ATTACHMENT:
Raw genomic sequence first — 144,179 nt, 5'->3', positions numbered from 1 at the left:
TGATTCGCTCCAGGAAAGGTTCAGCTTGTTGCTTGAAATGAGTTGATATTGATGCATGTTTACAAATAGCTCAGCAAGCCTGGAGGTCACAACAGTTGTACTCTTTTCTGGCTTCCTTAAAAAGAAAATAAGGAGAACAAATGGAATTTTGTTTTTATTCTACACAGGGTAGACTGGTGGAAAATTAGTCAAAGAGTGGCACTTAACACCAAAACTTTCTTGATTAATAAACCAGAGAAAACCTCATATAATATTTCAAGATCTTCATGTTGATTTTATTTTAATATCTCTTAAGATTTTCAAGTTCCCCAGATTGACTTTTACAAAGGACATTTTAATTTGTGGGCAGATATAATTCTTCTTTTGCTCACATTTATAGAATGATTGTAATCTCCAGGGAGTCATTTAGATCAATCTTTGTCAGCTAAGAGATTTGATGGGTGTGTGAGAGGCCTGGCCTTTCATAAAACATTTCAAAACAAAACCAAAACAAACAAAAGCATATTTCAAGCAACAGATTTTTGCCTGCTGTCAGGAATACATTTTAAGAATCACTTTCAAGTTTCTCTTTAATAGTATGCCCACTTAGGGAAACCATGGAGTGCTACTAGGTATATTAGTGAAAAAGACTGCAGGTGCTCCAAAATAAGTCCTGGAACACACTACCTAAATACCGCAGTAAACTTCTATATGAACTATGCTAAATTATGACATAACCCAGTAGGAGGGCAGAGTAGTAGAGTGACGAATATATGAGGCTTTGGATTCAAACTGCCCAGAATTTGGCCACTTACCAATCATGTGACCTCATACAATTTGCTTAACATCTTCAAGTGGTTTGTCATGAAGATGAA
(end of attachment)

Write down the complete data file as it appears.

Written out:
Raw genomic sequence first — 144,179 nt, 5'->3', positions numbered from 1 at the left:
TGATTCGCTCCAGGAAAGGTTCAGCTTGTTGCTTGAAATGAGTTGATATTGATGCATGTTTACAAATAGCTCAGCAAGCCTGGAGGTCACAACAGTTGTACTCTTTTCTGGCTTCCTTAAAAAGAAAATAAGGAGAACAAATGGAATTTTGTTTTTATTCTACACAGGGTAGACTGGTGGAAAATTAGTCAAAGAGTGGCACTTAACACCAAAACTTTCTTGATTAATAAACCAGAGAAAACCTCATATAATATTTCAAGATCTTCATGTTGATTTTATTTTAATATCTCTTAAGATTTTCAAGTTCCCCAGATTGACTTTTACAAAGGACATTTTAATTTGTGGGCAGATATAATTCTTCTTTTGCTCACATTTATAGAATGATTGTAATCTCCAGGGAGTCATTTAGATCAATCTTTGTCAGCTAAGAGATTTGATGGGTGTGTGAGAGGCCTGGCCTTTCATAAAACATTTCAAAACAAAACCAAAACAAACAAAAGCATATTTCAAGCAACAGATTTTTGCCTGCTGTCAGGAATACATTTTAAGAATCACTTTCAAGTTTCTCTTTAATAGTATGCCCACTTAGGGAAACCATGGAGTGCTACTAGGTATATTAGTGAAAAAGACTGCAGGTGCTCCAAAATAAGTCCTGGAACACACTACCTAAATACCGCAGTAAACTTCTATATGAACTATGCTAAATTATGACATAACCCAGTAGGAGGGCAGAGTAGTAGAGTGACGAATATATGAGGCTTTGGATTCAAACTGCCCAGAATTTGGCCACTTACCAATCATGTGACCTCATACAATTTGCTTAACATCTTCAAGTGGTTTGTCATGAAGATGAA